Sunday, January 8, 2012

Hunting for species in rain

Prof Dr G K Bhat, who leads a team of researchers, has found five new species of animals, a rare feat for any zoologist

While the rest of the city lets out a collective groan when the monsoon rains come around each year, Prof Dr G K Bhat couldn’t be happier. For him, its time to leave for the forests of the Western Ghats where he spends his time searching for new animal species.

What began as work on a PhD has turned into a passion, one that has earned the professor rare distinctions in the field of zoology. Although retired, Bhat continues his relentless search for new species and the search has often taken him to obscure and remote places. The city-based professor has introduced the world to as many as five new species of animals, a rare feat for any zoologist. He and his team of researchers have discovered two more new species which are yet to be named and classified. 

Their latest discovery is a snake-like non-toxic creature, which measures only a few inches and produces a sort of mucus. 
Dr. G K Bhat (third from left) seen with his research team, says it takes tremendous patience to discover a new species

“In fact they have been referred to as Blind Snakes by local residents, but that is a separate variety altogether,” Bhat said. “These creatures feed on earthworms, termites, other insects and soil microbes. They are basically nocturnal in nature and burrow deep into the soil. Males are smaller in size and they reproduce by laying eggs. The female sits on the eggs for two months without consuming either food or water. While a normal adult weighs 20 to 25 gms, the female could lose around 5 gms in body weight during this time.”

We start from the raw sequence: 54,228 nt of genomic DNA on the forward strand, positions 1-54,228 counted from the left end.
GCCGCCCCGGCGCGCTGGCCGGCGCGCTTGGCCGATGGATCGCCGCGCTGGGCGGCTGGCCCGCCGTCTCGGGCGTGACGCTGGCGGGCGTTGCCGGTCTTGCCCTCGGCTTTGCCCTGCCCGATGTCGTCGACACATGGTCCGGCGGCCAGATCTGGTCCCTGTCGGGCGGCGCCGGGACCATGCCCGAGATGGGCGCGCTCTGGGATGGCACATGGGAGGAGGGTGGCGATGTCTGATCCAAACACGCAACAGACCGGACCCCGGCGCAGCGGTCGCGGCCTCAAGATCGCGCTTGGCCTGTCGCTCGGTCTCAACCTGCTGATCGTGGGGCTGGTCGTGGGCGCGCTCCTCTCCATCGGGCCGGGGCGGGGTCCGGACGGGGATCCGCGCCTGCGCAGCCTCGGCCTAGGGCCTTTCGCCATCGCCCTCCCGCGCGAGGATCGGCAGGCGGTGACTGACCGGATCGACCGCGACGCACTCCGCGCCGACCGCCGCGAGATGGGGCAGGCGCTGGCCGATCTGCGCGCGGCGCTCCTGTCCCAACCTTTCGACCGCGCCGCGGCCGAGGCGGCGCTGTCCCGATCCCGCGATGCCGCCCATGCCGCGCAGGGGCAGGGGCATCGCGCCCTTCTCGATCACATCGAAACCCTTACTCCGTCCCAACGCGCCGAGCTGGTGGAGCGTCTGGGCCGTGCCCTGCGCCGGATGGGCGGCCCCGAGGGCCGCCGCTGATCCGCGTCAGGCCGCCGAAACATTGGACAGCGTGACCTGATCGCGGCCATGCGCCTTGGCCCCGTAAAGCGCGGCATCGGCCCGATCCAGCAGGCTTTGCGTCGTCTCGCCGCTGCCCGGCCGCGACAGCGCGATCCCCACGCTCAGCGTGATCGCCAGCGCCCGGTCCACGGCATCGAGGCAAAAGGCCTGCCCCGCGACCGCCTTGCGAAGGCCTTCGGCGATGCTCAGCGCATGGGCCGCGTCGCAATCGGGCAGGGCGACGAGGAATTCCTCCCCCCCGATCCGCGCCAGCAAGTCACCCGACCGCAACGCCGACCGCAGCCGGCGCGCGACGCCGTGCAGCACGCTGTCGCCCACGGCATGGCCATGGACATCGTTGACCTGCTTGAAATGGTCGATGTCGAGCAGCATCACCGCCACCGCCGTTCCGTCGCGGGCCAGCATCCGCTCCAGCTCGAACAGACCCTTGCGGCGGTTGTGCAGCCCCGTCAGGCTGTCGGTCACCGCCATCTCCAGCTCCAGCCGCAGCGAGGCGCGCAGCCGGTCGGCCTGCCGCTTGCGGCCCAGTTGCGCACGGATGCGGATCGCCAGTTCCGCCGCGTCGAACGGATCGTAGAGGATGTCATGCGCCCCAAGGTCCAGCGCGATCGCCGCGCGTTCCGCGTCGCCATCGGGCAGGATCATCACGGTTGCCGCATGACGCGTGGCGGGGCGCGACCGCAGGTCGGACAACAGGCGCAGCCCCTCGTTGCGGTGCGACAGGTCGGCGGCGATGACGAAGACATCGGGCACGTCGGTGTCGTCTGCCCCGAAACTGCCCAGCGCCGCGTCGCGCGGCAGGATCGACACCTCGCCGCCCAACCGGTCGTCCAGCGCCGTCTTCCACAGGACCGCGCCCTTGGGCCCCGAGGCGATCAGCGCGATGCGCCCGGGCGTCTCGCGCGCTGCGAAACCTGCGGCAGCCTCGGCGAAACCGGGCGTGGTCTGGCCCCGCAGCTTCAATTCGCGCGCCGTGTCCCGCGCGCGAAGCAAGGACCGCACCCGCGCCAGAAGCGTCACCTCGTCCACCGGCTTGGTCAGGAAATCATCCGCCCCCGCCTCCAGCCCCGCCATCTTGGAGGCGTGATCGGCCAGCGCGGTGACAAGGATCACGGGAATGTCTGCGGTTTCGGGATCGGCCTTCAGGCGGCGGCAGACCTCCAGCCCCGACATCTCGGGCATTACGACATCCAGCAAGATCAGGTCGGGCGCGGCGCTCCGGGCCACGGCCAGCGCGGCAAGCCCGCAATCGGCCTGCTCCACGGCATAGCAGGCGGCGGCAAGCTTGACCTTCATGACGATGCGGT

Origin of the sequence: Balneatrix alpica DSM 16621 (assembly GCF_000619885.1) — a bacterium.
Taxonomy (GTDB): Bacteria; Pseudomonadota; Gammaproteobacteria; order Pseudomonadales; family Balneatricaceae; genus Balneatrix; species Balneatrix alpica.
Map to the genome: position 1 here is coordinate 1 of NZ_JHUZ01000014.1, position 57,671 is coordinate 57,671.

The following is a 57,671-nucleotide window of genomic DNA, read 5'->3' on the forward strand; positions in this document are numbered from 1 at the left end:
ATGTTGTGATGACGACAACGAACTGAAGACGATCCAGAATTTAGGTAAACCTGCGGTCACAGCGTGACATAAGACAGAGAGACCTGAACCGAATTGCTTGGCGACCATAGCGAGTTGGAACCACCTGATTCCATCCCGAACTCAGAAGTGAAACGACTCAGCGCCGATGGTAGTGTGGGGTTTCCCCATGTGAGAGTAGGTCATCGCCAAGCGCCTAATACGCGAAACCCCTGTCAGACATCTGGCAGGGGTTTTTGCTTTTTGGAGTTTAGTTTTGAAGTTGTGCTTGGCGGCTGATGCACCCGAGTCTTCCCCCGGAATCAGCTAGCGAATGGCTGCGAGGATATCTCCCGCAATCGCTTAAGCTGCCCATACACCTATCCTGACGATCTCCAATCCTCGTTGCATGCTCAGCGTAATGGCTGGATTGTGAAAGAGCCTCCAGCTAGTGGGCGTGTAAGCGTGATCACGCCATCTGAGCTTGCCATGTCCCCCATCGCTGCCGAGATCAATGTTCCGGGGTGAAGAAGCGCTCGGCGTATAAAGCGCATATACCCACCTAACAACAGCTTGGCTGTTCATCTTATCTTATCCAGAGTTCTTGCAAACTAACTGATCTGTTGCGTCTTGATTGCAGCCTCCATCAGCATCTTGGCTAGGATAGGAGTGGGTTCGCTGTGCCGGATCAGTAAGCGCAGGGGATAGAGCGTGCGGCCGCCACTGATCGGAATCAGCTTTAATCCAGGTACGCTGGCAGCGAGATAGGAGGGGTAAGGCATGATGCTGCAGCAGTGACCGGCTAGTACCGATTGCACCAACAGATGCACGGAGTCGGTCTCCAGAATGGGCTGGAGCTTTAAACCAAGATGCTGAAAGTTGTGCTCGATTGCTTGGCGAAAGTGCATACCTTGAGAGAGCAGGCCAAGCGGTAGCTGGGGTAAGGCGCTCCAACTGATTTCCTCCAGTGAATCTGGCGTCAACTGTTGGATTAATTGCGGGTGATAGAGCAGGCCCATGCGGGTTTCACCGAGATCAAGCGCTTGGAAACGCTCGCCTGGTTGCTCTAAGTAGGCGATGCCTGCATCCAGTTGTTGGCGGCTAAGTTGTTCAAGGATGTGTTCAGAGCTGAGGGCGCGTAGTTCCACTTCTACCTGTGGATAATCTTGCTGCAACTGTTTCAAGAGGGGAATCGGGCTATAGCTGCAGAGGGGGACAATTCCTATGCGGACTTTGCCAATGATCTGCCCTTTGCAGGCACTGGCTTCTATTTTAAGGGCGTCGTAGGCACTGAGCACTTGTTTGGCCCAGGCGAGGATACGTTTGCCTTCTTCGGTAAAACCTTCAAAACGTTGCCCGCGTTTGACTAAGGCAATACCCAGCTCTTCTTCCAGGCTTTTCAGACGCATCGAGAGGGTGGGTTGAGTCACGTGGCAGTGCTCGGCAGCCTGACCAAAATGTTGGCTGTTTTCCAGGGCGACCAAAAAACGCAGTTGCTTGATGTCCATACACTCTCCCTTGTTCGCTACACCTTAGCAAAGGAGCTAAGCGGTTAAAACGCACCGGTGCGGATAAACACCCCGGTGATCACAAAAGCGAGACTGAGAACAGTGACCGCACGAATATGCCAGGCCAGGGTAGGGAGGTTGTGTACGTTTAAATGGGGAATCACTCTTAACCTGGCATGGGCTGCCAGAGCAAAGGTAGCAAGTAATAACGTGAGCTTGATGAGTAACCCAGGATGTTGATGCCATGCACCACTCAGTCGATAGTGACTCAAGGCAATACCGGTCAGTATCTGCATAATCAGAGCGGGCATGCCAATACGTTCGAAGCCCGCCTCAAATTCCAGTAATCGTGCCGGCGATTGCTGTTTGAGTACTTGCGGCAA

Bhat himself might call the find sheer luck, but there is no lack of effort and the searches have been painstaking.  “Discovering a new species is nothing but a gamble,” Bhat said. “Every year, during the rainy season, we head to the forests of the Western Ghats and camp in remote corners while searching for a new species. There have been several years when we have returned empty-handed. It requires tremendous patience and determination. Had it not been for the support of local residents and the forest department, we would not have discovered these creatures.” 

Last month, for a record fifth time, Bhat was honoured by the Zoological Survey of India (ZSI) for discovering yet another limbless yellow striped caecilian near Chorla village in Khanapur taluk near the Goa border in Belgaum. That species has been named Ichthyophis davidi, after Bhat’s teacher in London. 

Apart from the yellow-striped caecilian - the fifth species found by the team — Bhat’s team had also discovered a tail-less caecilian in Kundapura in 2004 which was named Gegeneophis madhavai, after Prof Madhav Gadgil another teacher. The team discovered Gegeneophis nadakarnii in 2004 in the Bondla Wildlife Sanctuary of Goa, Gegeneophis goaensis in 2007 in north Goa and Gegeneophis mhadeiensis in 2007 near Belgaum.

“You need to find at least five species before you can report it to the ZSI. We have found two more species, but we haven’t reported it,” said a member of the team.

Although the species are a treasure in the world of zoology, these creatures are routinely killed by local villagers and residents.

“These species are non-poisonous and bio-indicators in nature,” Bhat said. “But people kill these creatures as they mistake them for snakes. This apart, intense use of chemical fertilisers and pesticides in nearby areas has affected their life cycle. Because of soil pollution, many have died.”
Despite his voluntary retirement from academics, Bhat has remained active and currently teaches students at a private coaching institute.
“I plan my research well in advance and obtain permission to carry out my research,” Bhat said. “Rainy days are completely dedicated to finding these creatures as we roam around forests. On other days I engage myself with students.”

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